Patient Engagement in Multiple Sclerosis Treatment Management
During a Merck Serono-sponsored satellite symposium at the 29th Annual European Committee for Treatment and Research in Multiple Sclerosis (ECTRIMS) conference, presenters shared research regarding patient engagement in treatment management for multiple sclerosis (MS). The presentation focused primarily on the relationship between patients with MS (PwMS) and their treating physicians. Examining the chief concerns of both groups, discussion supported a more balanced decision-making process with PwMS disclosing their own concerns and opinions about treatment options, and physicians being more aware of their patients’ desires and general lack of knowledge when it comes to MS.
Presenting at the symposium were Dr Mark S. Freedman, senior scientist, neuroscience, Ottawa Hospital Research Institute; professor of medicine, University of Ottawa; director, Multiple Sclerosis Research Unit, The Ottawa Hospital-General Campus; Dr Anthony Feinstein, associate scientist, physical sciences, Brain Sciences Research Program, Sunnybrook research institute; director, Neuropsychiatry Program, Sunnybrook Health Sciences Centre; professor, Department of Psychiatry, University of Toronto; and Alessandra Lugaresi, PhD, University of Chieti-Pescara.
Dr Freedman began the presentation with a discussion on the key goals of MS treatment which he outlined as: initiating with the most agent appropriate to the “window of presentation;” determining early the possibility of suboptimal response to treatment; effectively modifying treatment to address issues in efficacy, tolerability, and adherence based upon current models like the Canadian Treatment Optimization Model and the Modified Rio Score; and correctly switching or escalating therapies based upon a patient’s level of disease and adherence. Freedman stressed the importance of balancing safety and efficacy throughout this discussion.
The topic of discussion then shifted to the lack of patient engagement in current MS treatment decision-making with both Dr Feinstein and Prof Lugaresi highlighting the importance of communication between physicians and PwMS, differences in physician and patient responses to MS topics, and the imbalance of clinical knowledge between both groups.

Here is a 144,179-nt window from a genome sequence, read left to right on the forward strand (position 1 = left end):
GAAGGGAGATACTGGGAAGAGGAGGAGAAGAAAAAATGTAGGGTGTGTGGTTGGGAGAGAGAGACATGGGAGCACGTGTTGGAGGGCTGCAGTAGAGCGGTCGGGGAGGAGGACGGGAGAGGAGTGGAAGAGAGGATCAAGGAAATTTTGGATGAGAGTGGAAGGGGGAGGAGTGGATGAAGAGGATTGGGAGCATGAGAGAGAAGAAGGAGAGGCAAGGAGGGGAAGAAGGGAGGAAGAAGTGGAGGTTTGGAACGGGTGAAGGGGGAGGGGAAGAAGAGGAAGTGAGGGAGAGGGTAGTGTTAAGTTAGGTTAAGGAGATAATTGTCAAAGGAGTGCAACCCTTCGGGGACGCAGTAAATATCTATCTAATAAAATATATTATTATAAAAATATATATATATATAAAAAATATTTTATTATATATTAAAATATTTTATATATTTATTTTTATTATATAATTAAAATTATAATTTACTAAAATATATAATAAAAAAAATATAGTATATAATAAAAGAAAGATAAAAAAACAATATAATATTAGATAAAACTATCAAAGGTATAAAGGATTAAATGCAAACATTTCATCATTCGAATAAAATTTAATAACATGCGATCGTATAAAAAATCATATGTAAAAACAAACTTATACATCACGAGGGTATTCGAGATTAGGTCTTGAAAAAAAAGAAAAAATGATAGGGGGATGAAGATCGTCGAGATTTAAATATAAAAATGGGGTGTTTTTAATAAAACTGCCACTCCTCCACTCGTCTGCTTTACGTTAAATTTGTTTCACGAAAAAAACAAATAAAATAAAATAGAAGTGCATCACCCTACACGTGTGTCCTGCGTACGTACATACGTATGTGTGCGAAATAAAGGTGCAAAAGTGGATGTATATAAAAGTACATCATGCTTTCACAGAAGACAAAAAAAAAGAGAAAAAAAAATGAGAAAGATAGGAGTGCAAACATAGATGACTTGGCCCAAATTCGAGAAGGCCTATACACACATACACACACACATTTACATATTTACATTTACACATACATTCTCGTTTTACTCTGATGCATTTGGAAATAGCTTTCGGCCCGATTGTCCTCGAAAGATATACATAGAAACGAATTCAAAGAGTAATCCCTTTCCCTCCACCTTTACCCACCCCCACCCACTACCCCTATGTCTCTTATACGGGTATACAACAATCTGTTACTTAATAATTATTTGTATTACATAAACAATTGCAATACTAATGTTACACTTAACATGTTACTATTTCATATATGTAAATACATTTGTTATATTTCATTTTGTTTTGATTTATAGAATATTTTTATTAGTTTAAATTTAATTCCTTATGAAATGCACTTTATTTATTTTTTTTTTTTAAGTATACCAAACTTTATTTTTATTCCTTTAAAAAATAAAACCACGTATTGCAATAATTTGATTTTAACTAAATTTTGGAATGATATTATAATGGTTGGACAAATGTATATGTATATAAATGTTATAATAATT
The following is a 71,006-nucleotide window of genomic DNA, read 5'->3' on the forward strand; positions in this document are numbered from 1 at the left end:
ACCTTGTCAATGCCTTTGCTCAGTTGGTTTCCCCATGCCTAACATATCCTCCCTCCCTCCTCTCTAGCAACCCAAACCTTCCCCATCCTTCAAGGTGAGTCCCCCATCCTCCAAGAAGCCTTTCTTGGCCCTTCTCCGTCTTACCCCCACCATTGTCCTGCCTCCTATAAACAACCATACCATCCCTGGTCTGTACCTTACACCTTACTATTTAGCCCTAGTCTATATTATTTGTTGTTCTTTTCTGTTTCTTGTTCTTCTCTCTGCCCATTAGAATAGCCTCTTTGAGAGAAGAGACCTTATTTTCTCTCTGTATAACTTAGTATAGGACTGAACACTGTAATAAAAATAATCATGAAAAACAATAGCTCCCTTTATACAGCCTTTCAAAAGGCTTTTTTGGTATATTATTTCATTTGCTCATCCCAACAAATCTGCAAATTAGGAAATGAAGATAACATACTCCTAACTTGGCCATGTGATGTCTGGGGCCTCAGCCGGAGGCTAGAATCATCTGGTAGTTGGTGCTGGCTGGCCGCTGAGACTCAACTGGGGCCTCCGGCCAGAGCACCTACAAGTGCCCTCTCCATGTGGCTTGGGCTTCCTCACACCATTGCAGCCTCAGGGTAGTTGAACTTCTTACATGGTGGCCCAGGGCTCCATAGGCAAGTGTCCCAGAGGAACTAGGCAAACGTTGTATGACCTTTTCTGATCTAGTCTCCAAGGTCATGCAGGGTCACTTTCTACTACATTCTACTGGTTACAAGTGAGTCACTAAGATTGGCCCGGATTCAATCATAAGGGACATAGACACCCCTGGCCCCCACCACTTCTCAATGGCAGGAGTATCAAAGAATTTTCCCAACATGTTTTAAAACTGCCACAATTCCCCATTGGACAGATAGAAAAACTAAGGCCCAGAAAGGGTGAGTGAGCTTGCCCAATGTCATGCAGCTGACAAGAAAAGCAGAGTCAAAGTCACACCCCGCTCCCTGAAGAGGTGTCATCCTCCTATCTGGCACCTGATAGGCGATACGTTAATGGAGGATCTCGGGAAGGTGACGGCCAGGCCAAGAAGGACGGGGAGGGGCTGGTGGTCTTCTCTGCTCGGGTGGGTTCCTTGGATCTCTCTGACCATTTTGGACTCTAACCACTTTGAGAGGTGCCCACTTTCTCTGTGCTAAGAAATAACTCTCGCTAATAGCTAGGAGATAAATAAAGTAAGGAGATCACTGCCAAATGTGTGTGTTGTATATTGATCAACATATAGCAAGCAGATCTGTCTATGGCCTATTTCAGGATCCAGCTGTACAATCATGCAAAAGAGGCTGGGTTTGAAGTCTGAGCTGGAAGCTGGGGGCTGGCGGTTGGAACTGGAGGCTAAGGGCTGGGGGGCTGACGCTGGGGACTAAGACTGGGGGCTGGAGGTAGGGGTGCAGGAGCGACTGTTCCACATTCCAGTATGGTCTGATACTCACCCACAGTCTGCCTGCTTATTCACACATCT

To reveal the current state of communication between physicians and PwMS, Feinstein cited the results of the Profile Project1 which found that while 79% of neurologists find their communication at the point of MS diagnosis to be satisfactory, only 14% say they have been able to manage all of their patients’ needs and expectations. Further, the miscommunication between physicians and PwMS is often perpetuated by differences in quality-of-life perception. Another survey, the MS Choices Survey2, revealed that when making treatment decisions, physicians are primarily concerned with physical symptoms, while PwMS are more concered with the overall effect on their lifestyle3.
What these problems call for, according to both Dr Feinstein and Prof Lugaresi, is a stronger effort on the part of physicians to encourage patient engagement and, perhaps more importantly, to ensure that PwMS understand the nature of the current state of their disease and both the safety and efficacy of treatment options. For the latter concern, Feinstein pointed out the widespread cognitive dysfunction among PwMS, and that because of this dysfunction, physicians should take “informants” (individuals who attend appointments with PwMS) more seriously, and exercise the same diligence when discussing MS topics. All presenters agreed that more active patient engagement will lead to more consistent adherence to MS treatments, which would then engender better outcomes.
1. Martinelli V et al. Disclosing the diagnosis of multiple sclerosis: the Profile Project. J Neurol. 2012;259(12):2605-2610. http://www.ncbi.nlm.nih.gov/pubmed/22638566. Accessed October 2, 2013.
2. Riñon et al. The MS Choices Survey: findings of a study assessing physician and patient perspectives on living with and managing multiple sclerosis. Patient Prefer Adherence. 2011;5:629-643. http://www.ncbi.nlm.nih.gov/pubmed/?term=ms+choices+survey%2C+rinon. Accessed October 2, 2013.
3. Lugaresi A et al. Improving patient-physician dialog: commentary on the results of the MS Choices Survey. Patient Prefer Adherence. 2012;6:143-52. http://www.ncbi.nlm.nih.gov/pubmed/?term=patient+prefer+adherence%2C+lugaresi. Accessed October 2, 2013.